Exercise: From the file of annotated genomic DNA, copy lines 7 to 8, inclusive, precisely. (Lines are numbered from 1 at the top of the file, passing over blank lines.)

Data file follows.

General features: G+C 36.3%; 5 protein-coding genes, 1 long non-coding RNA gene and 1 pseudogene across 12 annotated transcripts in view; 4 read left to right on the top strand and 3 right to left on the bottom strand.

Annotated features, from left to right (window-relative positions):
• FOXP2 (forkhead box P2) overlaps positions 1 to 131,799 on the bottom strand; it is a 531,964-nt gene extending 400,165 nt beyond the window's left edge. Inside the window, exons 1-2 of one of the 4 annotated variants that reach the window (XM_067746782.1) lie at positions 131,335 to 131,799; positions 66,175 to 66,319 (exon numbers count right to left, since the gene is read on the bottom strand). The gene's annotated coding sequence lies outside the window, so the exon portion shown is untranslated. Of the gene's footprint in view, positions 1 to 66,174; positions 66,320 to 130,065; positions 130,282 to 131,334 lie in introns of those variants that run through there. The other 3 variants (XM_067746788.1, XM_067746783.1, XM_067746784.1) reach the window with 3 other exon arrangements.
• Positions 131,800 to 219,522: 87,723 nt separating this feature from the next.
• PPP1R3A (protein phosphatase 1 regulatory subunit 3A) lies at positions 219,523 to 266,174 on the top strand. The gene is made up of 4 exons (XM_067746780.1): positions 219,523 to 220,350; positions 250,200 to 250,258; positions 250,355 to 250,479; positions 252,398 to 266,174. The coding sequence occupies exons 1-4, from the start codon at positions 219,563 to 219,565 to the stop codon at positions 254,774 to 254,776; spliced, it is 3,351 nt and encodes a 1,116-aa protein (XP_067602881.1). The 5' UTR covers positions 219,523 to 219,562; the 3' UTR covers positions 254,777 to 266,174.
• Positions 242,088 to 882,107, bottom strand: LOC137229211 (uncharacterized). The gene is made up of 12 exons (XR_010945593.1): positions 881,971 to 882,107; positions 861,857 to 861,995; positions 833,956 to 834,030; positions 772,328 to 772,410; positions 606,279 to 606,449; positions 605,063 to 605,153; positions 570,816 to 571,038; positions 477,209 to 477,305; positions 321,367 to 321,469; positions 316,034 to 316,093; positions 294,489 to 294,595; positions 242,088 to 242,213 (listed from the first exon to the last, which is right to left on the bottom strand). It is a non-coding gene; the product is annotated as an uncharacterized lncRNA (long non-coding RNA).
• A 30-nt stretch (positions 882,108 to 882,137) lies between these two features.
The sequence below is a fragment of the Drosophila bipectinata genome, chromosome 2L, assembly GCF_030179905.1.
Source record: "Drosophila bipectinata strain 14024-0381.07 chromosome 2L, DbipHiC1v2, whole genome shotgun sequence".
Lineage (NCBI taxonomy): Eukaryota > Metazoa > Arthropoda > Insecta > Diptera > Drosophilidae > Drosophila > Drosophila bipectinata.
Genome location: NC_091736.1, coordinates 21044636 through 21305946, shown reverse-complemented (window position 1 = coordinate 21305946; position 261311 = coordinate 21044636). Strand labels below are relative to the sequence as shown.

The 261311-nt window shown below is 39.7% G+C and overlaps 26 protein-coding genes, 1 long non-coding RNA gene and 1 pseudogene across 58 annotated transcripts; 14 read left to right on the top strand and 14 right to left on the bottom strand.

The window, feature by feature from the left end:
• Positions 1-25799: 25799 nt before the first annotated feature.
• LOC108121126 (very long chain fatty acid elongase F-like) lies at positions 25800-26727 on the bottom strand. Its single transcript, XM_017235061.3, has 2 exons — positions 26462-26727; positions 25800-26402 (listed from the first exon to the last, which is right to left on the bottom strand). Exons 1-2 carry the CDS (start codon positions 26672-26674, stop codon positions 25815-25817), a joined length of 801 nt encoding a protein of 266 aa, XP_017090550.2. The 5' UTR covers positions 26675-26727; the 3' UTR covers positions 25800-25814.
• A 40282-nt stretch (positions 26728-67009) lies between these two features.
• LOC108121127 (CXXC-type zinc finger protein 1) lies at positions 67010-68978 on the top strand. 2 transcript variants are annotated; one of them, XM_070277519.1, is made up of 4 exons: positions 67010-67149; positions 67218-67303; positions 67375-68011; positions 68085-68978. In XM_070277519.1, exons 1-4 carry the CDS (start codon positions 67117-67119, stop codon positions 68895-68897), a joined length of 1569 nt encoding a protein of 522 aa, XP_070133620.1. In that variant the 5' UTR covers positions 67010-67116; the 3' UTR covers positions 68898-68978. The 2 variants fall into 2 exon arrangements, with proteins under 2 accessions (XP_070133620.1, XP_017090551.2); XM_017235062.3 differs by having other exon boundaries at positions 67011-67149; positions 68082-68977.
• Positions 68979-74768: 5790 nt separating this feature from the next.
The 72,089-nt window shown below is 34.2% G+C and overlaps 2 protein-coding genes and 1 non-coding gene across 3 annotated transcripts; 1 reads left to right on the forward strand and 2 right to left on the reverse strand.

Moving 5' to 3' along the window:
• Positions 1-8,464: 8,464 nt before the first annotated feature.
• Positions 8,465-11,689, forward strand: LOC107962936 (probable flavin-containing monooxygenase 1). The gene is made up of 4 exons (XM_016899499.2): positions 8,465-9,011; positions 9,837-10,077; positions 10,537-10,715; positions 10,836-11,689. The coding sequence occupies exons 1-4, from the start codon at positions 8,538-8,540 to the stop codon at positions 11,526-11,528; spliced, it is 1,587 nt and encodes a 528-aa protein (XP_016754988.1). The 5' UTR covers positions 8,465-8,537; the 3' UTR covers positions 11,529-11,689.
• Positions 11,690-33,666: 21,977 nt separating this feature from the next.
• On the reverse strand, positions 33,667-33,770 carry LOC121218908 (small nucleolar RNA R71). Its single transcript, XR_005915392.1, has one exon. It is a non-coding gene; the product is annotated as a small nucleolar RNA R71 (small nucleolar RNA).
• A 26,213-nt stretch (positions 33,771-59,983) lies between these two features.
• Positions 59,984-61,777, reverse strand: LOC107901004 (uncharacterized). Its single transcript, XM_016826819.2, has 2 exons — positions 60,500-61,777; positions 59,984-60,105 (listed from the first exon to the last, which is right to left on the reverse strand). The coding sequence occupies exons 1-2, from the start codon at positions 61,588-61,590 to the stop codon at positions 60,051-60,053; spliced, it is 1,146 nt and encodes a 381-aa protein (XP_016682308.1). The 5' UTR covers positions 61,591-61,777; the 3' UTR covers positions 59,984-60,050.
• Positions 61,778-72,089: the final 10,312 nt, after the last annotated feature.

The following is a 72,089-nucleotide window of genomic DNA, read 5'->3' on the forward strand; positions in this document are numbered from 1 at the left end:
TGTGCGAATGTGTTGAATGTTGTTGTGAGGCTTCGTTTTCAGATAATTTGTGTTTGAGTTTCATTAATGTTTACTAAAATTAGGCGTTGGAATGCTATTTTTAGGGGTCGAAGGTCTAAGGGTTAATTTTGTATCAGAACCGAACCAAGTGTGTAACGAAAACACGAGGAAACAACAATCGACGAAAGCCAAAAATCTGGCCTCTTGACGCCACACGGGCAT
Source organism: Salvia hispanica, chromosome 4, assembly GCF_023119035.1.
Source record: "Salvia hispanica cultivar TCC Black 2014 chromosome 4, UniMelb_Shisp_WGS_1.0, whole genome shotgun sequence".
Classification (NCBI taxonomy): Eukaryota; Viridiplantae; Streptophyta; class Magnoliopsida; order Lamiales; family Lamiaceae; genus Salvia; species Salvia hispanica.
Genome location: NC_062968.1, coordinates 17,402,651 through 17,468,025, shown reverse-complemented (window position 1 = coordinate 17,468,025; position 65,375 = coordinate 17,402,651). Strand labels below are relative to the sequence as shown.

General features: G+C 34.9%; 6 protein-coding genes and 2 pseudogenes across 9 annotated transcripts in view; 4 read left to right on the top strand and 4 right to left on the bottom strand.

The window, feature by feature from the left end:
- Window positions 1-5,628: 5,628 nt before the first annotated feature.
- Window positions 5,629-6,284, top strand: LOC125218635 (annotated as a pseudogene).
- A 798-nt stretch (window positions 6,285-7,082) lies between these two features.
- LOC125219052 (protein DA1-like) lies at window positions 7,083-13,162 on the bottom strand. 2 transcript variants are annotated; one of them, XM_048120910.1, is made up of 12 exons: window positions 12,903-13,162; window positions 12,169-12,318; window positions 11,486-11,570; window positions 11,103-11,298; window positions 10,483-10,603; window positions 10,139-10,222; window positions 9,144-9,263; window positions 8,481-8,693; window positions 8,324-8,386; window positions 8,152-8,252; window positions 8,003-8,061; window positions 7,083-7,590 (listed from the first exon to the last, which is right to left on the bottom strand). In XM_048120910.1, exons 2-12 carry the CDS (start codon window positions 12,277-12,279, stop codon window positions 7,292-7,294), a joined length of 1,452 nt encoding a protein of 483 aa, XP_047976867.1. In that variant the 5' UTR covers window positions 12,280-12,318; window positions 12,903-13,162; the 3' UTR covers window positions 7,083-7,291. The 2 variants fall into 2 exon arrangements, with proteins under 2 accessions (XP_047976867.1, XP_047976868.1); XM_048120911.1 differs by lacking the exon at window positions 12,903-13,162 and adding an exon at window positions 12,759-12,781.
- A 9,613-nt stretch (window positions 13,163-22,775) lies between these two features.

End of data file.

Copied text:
• A 30-nt stretch (positions 882,108 to 882,137) lies between these two features.
The sequence below is a fragment of the Drosophila bipectinata genome, chromosome 2L, assembly GCF_030179905.1.